5. Access to information will be smarter. Improved tools for discovering and using information will make possible a collective intelligence, and managers will benefit by making better-informed decisions more easily.

The Bluetooth Special Interest Group has released a series of safeguards intended to protect users against a theoretical attack that could potentially guess the security settings on a pair of devices transferring data via Bluetooth.

In June, two Israeli researchers published a paper in New Scientist describing a way to quickly subvert one of the built-in Bluetooth security mechanisms.

To pull off the security breach, an attacking device would need to listen in to the initial one-time pairing process. From this point it could use an algorithm to guess the security key and masquerade as the other Bluetooth device. What is new in this paper, says the Bluetooth SIG, is an approach that forces a new pairing sequence to be conducted between the two devices and an improved method of performing the guessing process, which brings the time down significantly from previous attacks.

At the moment, it’s all academic, Bluetooth SIG says, but suggests users take the following precautions:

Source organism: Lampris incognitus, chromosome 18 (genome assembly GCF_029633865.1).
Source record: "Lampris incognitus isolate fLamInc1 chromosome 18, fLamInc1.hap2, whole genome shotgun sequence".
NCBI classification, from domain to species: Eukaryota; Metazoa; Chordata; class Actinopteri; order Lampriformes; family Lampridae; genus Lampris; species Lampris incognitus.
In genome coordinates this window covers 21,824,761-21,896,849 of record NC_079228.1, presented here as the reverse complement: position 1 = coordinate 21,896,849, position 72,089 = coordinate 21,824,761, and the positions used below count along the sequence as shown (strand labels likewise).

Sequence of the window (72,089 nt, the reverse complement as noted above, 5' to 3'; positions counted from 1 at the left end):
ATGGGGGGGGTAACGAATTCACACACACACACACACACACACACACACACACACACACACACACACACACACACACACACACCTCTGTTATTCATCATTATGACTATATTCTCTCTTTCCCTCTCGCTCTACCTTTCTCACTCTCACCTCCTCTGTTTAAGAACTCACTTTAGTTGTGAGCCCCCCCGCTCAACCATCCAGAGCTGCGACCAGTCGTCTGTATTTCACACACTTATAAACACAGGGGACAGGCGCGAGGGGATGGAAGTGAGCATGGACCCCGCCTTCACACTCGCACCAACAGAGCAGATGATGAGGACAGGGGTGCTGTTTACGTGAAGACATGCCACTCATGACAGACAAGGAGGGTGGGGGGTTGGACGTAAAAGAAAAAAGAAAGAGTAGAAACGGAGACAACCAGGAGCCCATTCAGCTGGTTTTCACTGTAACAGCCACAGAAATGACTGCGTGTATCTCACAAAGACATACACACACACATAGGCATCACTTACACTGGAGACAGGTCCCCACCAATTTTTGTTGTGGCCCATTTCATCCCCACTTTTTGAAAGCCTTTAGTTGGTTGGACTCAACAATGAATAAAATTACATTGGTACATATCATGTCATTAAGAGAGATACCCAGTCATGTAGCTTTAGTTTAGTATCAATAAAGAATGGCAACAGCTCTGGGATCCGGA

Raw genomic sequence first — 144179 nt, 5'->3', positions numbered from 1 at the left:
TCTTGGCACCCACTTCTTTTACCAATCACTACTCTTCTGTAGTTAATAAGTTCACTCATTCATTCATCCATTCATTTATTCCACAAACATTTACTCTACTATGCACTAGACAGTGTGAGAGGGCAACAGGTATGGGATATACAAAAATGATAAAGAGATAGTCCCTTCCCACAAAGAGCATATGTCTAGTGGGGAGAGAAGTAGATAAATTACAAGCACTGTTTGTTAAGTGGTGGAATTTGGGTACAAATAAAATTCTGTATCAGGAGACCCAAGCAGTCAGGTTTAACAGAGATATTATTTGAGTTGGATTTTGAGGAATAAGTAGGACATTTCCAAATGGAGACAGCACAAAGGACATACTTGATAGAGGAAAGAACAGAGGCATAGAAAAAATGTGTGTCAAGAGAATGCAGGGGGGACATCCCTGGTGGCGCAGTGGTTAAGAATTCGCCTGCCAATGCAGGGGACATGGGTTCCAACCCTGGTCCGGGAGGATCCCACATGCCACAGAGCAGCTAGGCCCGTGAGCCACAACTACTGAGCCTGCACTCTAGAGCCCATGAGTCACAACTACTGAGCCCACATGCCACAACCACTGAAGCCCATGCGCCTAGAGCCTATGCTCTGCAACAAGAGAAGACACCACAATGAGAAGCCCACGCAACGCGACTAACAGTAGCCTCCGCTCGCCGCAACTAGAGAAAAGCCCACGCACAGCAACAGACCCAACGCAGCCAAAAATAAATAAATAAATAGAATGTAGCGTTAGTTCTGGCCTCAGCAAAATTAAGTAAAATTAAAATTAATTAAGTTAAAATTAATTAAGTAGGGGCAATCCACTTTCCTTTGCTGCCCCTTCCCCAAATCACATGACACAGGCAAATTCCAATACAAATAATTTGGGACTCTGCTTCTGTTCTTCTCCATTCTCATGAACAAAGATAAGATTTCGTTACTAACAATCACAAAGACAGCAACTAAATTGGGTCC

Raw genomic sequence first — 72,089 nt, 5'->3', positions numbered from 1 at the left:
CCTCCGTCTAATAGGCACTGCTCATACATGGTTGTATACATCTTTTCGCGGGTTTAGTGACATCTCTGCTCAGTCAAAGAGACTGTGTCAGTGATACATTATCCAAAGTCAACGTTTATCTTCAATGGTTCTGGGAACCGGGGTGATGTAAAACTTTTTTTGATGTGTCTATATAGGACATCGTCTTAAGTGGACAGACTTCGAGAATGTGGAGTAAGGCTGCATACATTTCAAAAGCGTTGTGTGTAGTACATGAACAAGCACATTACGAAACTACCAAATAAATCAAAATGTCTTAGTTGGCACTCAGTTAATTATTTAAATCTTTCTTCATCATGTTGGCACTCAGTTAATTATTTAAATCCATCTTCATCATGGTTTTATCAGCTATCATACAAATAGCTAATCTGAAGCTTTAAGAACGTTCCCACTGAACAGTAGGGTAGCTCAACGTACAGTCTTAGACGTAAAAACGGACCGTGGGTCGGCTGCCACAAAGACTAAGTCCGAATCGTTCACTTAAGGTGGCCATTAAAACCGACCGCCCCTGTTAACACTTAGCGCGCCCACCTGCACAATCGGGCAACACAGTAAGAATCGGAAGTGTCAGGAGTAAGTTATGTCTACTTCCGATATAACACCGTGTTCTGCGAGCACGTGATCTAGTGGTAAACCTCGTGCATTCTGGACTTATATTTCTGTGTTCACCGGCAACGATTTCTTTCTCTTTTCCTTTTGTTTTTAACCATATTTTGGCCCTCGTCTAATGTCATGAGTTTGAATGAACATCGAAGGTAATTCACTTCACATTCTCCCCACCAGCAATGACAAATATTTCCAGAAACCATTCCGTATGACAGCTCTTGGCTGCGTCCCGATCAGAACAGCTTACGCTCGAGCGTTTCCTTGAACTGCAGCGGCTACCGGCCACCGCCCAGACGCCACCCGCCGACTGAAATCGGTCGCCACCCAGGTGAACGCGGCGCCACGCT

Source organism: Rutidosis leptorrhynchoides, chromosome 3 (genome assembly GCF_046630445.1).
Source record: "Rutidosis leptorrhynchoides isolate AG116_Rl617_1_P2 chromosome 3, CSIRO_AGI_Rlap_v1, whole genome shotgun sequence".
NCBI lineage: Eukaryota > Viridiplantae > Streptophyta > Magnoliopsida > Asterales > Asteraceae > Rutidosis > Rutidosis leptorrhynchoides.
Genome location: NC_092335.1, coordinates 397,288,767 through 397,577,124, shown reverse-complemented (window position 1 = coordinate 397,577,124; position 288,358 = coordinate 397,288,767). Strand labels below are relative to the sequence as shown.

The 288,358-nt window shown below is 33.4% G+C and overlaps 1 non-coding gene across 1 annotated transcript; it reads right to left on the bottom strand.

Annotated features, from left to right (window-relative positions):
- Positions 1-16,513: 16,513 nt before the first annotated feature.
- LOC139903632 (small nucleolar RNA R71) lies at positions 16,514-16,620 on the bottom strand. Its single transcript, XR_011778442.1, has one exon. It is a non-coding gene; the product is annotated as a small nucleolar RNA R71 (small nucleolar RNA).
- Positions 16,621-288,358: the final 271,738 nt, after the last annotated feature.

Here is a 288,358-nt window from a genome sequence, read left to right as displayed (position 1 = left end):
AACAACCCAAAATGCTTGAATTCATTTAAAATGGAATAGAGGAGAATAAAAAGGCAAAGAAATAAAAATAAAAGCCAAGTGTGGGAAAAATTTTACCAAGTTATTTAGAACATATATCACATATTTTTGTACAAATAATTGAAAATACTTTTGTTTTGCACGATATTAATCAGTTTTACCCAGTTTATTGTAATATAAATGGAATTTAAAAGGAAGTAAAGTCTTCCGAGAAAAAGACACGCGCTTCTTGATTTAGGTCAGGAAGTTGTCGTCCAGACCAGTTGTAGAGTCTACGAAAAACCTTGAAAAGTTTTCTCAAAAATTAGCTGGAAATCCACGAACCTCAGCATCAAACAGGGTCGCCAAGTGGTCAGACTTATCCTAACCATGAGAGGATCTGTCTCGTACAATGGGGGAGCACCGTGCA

• When you pair devices for the first time, do this in private—at home or in the office. Avoid pairing devices
    in public places.
  • Always use an eight-character alphanumeric PIN code at minimum. The more characters within your
    code, the more difficult it is to crack. You only have to enter this once, so it is not a hardship given the security benefits that accrue from a longer code.
  • If your devices become unpaired while you are in public, wait, if possible, until you are in a private, secure
    location before repairing your devices.

To raise awareness about wireless network security, LucidLink added a Flash demonstration to its Web site chronicling the steps hackers take to access a wireless network. Viewers are taken through a step-by-step explanation of a hacker’s activities, including how they capture data about a network, crack the WEP key and read the data without the user’s knowledge.

The demo also breaks down the hacker culture, from the free hacker programs available on the Internet (screen shots from the actual programs are incorporated) to the community sharing of vulnerable networks.